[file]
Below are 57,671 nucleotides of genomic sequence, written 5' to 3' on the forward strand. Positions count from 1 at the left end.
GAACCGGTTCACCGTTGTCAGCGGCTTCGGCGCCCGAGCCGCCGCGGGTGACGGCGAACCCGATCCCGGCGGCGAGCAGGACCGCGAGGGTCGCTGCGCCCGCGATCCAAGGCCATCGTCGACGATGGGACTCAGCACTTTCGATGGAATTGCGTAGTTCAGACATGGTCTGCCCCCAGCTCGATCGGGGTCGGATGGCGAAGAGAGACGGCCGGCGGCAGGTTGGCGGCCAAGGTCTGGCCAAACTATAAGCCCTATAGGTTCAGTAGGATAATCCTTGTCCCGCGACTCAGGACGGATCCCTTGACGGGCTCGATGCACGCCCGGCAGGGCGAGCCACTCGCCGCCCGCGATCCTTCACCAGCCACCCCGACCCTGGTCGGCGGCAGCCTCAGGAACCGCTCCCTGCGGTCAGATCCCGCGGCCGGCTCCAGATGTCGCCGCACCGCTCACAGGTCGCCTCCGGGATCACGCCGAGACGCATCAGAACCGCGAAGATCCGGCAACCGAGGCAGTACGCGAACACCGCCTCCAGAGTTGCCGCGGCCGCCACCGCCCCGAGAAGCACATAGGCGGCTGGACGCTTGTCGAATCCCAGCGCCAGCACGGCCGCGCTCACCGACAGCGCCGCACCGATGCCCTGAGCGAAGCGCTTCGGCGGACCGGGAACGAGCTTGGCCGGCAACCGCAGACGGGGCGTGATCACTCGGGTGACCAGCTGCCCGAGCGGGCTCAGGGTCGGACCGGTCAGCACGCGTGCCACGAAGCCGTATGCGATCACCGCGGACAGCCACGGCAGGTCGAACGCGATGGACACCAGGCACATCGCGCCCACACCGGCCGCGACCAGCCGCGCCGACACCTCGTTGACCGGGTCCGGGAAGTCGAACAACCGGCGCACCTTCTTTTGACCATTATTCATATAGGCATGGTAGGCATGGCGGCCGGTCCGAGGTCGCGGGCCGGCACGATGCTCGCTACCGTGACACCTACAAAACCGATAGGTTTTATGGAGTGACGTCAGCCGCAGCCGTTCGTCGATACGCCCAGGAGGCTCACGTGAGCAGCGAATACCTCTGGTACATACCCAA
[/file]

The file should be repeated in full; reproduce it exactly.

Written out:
Below are 57,671 nucleotides of genomic sequence, written 5' to 3' on the forward strand. Positions count from 1 at the left end.
GAACCGGTTCACCGTTGTCAGCGGCTTCGGCGCCCGAGCCGCCGCGGGTGACGGCGAACCCGATCCCGGCGGCGAGCAGGACCGCGAGGGTCGCTGCGCCCGCGATCCAAGGCCATCGTCGACGATGGGACTCAGCACTTTCGATGGAATTGCGTAGTTCAGACATGGTCTGCCCCCAGCTCGATCGGGGTCGGATGGCGAAGAGAGACGGCCGGCGGCAGGTTGGCGGCCAAGGTCTGGCCAAACTATAAGCCCTATAGGTTCAGTAGGATAATCCTTGTCCCGCGACTCAGGACGGATCCCTTGACGGGCTCGATGCACGCCCGGCAGGGCGAGCCACTCGCCGCCCGCGATCCTTCACCAGCCACCCCGACCCTGGTCGGCGGCAGCCTCAGGAACCGCTCCCTGCGGTCAGATCCCGCGGCCGGCTCCAGATGTCGCCGCACCGCTCACAGGTCGCCTCCGGGATCACGCCGAGACGCATCAGAACCGCGAAGATCCGGCAACCGAGGCAGTACGCGAACACCGCCTCCAGAGTTGCCGCGGCCGCCACCGCCCCGAGAAGCACATAGGCGGCTGGACGCTTGTCGAATCCCAGCGCCAGCACGGCCGCGCTCACCGACAGCGCCGCACCGATGCCCTGAGCGAAGCGCTTCGGCGGACCGGGAACGAGCTTGGCCGGCAACCGCAGACGGGGCGTGATCACTCGGGTGACCAGCTGCCCGAGCGGGCTCAGGGTCGGACCGGTCAGCACGCGTGCCACGAAGCCGTATGCGATCACCGCGGACAGCCACGGCAGGTCGAACGCGATGGACACCAGGCACATCGCGCCCACACCGGCCGCGACCAGCCGCGCCGACACCTCGTTGACCGGGTCCGGGAAGTCGAACAACCGGCGCACCTTCTTTTGACCATTATTCATATAGGCATGGTAGGCATGGCGGCCGGTCCGAGGTCGCGGGCCGGCACGATGCTCGCTACCGTGACACCTACAAAACCGATAGGTTTTATGGAGTGACGTCAGCCGCAGCCGTTCGTCGATACGCCCAGGAGGCTCACGTGAGCAGCGAATACCTCTGGTACATACCCAA